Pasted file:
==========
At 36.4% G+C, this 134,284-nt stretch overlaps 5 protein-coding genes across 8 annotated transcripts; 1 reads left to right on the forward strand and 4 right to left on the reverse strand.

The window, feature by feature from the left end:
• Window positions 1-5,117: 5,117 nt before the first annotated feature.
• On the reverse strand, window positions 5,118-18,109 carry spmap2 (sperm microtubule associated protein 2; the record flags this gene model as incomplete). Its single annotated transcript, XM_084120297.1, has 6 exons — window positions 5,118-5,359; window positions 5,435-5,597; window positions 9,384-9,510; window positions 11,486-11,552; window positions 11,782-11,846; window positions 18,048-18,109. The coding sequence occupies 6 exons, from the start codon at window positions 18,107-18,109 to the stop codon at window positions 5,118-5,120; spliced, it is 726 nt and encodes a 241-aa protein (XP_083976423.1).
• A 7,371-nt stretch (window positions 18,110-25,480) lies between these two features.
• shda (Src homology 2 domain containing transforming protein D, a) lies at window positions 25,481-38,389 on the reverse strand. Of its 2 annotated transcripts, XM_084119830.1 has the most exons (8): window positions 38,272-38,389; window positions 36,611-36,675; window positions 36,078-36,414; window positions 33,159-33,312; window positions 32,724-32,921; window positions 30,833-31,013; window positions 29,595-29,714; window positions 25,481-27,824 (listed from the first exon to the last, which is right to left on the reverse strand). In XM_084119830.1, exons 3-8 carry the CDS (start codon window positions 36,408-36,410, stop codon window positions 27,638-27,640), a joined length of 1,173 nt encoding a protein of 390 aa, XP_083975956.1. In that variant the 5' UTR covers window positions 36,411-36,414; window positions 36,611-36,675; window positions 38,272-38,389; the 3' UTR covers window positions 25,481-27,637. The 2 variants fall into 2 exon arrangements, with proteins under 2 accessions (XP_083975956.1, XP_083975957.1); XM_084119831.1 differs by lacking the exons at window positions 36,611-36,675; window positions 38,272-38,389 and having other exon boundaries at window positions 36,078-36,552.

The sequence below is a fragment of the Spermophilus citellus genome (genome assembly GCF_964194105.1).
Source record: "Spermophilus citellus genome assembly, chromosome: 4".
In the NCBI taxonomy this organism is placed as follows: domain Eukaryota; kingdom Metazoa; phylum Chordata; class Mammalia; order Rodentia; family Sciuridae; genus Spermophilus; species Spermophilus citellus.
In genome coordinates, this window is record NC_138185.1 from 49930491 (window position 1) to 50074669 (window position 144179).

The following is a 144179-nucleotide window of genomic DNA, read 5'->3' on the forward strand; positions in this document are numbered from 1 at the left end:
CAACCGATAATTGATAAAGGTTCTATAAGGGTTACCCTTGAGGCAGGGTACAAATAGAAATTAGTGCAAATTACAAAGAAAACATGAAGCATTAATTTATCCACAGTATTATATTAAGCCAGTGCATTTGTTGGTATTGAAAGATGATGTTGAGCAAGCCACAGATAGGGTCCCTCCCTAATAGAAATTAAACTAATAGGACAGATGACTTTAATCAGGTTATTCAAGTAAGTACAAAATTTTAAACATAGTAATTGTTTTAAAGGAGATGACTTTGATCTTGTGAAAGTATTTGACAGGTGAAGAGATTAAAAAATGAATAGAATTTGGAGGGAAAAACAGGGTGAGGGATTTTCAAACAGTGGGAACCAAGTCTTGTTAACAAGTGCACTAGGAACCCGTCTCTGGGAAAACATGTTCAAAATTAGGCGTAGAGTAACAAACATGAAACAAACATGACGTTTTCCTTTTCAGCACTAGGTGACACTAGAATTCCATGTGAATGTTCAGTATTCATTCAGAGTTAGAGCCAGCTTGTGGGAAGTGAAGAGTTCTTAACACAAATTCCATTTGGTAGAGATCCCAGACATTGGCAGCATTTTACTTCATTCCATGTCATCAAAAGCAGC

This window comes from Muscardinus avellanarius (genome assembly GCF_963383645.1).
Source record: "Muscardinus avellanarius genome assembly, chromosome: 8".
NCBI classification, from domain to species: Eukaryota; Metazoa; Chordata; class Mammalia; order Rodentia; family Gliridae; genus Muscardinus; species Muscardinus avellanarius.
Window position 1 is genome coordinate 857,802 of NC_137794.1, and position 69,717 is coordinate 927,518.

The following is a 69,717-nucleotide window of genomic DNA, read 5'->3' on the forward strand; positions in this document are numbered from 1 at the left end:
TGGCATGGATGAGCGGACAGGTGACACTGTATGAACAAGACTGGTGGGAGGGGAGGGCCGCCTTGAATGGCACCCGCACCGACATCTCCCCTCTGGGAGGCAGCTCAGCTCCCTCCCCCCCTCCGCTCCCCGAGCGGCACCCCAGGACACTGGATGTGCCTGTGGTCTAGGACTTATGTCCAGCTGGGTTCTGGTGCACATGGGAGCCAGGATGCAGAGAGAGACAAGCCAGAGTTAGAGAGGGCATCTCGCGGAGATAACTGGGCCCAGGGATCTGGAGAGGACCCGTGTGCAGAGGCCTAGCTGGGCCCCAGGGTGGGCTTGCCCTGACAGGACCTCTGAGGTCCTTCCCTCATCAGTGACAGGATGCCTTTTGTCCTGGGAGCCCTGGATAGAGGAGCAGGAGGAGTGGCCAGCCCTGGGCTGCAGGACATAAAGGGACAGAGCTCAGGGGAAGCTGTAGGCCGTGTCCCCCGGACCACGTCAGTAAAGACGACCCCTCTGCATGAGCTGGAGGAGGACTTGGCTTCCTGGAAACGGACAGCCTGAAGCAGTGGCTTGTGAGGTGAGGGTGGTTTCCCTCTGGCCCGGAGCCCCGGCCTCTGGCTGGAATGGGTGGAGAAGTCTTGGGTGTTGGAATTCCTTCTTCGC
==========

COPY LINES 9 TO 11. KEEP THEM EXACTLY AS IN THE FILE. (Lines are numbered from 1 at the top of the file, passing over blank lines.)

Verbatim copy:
In the NCBI taxonomy this organism is placed as follows: domain Eukaryota; kingdom Metazoa; phylum Chordata; class Mammalia; order Rodentia; family Sciuridae; genus Spermophilus; species Spermophilus citellus.
In genome coordinates, this window is record NC_138185.1 from 49930491 (window position 1) to 50074669 (window position 144179).

The following is a 144179-nucleotide window of genomic DNA, read 5'->3' on the forward strand; positions in this document are numbered from 1 at the left end: